The Reepham 2 site also causes me great concern with regard to access to Dereham Road. A planning officer stated that he believed most residents of this proposed site would be commuting to Norwich. Surely this will put an enormous strain on the roads in the centre of town, creating a dangerous flow of traffic into Reepham’s market square.
If any new development site is agreed, one can presume there will be additional requirement for food shopping in Reepham. Where does Broadland or Realistic Reepham propose that such facilities should be made available locally or will families in search of reasonably priced food need to travel to Norwich? The pressure on the Spar is already clear to see – car parking, prices and choice are not ideal. And yet apparently Broadland has not given any thought to this in relation to possible housing developments. Where is the joined-up thinking?
Indeed, Reepham has yet another card shop opening in the centre of town and the police station occupies a prime retail site that surely could be put to better use as a food outlet offering real choice and employment to local people. I also wonder about the good sense of a shop selling sweets placed on a direct route to school – how thoughtful in helping our children to lead healthier lives.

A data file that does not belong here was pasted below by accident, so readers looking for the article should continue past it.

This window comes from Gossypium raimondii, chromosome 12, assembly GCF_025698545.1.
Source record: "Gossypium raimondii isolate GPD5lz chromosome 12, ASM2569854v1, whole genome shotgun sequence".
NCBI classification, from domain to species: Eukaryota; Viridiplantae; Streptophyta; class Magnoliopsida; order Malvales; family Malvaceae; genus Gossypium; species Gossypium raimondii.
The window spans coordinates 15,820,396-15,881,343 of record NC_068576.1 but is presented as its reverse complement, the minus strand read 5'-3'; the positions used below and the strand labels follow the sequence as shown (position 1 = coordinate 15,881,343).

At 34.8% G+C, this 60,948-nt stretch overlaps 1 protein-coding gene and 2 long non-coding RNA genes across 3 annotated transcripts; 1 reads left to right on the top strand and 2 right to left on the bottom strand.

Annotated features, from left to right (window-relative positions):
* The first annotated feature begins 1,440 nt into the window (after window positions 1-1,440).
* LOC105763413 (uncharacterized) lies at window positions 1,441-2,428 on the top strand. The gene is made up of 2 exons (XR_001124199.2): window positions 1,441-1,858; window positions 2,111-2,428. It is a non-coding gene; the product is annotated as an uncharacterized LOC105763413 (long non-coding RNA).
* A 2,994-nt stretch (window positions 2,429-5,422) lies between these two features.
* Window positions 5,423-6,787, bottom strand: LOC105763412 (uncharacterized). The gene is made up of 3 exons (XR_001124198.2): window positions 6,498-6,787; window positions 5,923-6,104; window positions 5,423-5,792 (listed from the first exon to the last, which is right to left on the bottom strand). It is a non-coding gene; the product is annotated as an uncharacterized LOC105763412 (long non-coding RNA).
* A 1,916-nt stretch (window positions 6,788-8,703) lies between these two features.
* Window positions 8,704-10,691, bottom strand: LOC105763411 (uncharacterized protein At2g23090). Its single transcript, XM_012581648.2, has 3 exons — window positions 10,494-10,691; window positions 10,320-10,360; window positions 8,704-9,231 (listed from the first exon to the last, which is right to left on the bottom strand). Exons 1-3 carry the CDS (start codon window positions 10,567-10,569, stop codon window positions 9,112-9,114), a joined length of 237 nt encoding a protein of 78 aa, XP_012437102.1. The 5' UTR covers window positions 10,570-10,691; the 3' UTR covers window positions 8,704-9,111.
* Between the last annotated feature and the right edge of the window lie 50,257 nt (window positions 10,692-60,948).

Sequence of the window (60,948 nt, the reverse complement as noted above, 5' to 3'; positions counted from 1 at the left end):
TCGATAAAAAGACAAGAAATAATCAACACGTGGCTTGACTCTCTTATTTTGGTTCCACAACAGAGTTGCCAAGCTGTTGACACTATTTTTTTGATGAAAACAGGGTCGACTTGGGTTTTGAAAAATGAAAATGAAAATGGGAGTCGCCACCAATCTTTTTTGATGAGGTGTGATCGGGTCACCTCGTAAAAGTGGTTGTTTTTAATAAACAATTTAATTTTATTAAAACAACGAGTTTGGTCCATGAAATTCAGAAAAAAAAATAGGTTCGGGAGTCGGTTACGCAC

We need the ideas and innovations that will enable Reepham to flourish over the next 25-50 years, let alone the next 5-10 years. Or will we all inevitably find ourselves driving through and out of Reepham to shop and work? We need to take pride in the development of towns and villages as the UK’s population continues to grow; some forethought and innovation, not just higgledy-piggledy stop-gap measures that “satisfy” our short-sighted and suffocating need to “keep things as they are” because it feels safe. Turning backs on discussions, even with those we might disagree with, is not helpful.
Personally, I can’t see that 40 or so houses scattered in brownfield sites throughout Reepham will encourage a constructive and innovative approach to town planning. But perhaps Realistic Reepham has some positive and innovative ideas or shall we just stick our heads in the sand?
Alison Hovesen, Salle
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I take issue with Alison Hovesen’s view that Realistic Reepham’s protest at Broadland District Council’s consultation event on 11 July was a pointless and childish gesture, and her suggestion that our group is not interested in “positive communication”.